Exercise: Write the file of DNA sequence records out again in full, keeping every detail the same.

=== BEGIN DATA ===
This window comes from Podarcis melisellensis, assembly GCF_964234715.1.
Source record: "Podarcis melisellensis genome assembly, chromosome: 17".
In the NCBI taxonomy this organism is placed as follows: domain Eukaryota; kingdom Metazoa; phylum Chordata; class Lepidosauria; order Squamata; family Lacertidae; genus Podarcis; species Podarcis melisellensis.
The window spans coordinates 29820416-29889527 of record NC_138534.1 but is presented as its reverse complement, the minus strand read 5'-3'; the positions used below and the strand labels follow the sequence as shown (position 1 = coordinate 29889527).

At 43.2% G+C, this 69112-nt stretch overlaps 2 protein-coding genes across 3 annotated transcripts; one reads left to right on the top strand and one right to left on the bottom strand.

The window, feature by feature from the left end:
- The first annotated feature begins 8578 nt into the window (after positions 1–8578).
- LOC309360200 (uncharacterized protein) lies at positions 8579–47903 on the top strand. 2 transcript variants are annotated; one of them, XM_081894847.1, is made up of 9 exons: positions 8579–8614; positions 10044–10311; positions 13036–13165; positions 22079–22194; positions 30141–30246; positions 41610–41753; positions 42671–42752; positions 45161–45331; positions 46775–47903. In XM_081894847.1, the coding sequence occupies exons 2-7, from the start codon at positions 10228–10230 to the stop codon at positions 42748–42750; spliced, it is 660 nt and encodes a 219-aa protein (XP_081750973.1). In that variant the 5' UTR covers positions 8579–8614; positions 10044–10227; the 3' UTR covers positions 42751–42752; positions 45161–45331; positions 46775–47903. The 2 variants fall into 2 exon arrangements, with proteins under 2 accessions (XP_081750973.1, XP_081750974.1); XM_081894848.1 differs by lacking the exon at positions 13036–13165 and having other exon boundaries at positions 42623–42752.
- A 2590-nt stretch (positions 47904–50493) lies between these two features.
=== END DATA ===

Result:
This window comes from Podarcis melisellensis, assembly GCF_964234715.1.
Source record: "Podarcis melisellensis genome assembly, chromosome: 17".
In the NCBI taxonomy this organism is placed as follows: domain Eukaryota; kingdom Metazoa; phylum Chordata; class Lepidosauria; order Squamata; family Lacertidae; genus Podarcis; species Podarcis melisellensis.
The window spans coordinates 29820416-29889527 of record NC_138534.1 but is presented as its reverse complement, the minus strand read 5'-3'; the positions used below and the strand labels follow the sequence as shown (position 1 = coordinate 29889527).

At 43.2% G+C, this 69112-nt stretch overlaps 2 protein-coding genes across 3 annotated transcripts; one reads left to right on the top strand and one right to left on the bottom strand.

The window, feature by feature from the left end:
- The first annotated feature begins 8578 nt into the window (after positions 1–8578).
- LOC309360200 (uncharacterized protein) lies at positions 8579–47903 on the top strand. 2 transcript variants are annotated; one of them, XM_081894847.1, is made up of 9 exons: positions 8579–8614; positions 10044–10311; positions 13036–13165; positions 22079–22194; positions 30141–30246; positions 41610–41753; positions 42671–42752; positions 45161–45331; positions 46775–47903. In XM_081894847.1, the coding sequence occupies exons 2-7, from the start codon at positions 10228–10230 to the stop codon at positions 42748–42750; spliced, it is 660 nt and encodes a 219-aa protein (XP_081750973.1). In that variant the 5' UTR covers positions 8579–8614; positions 10044–10227; the 3' UTR covers positions 42751–42752; positions 45161–45331; positions 46775–47903. The 2 variants fall into 2 exon arrangements, with proteins under 2 accessions (XP_081750973.1, XP_081750974.1); XM_081894848.1 differs by lacking the exon at positions 13036–13165 and having other exon boundaries at positions 42623–42752.
- A 2590-nt stretch (positions 47904–50493) lies between these two features.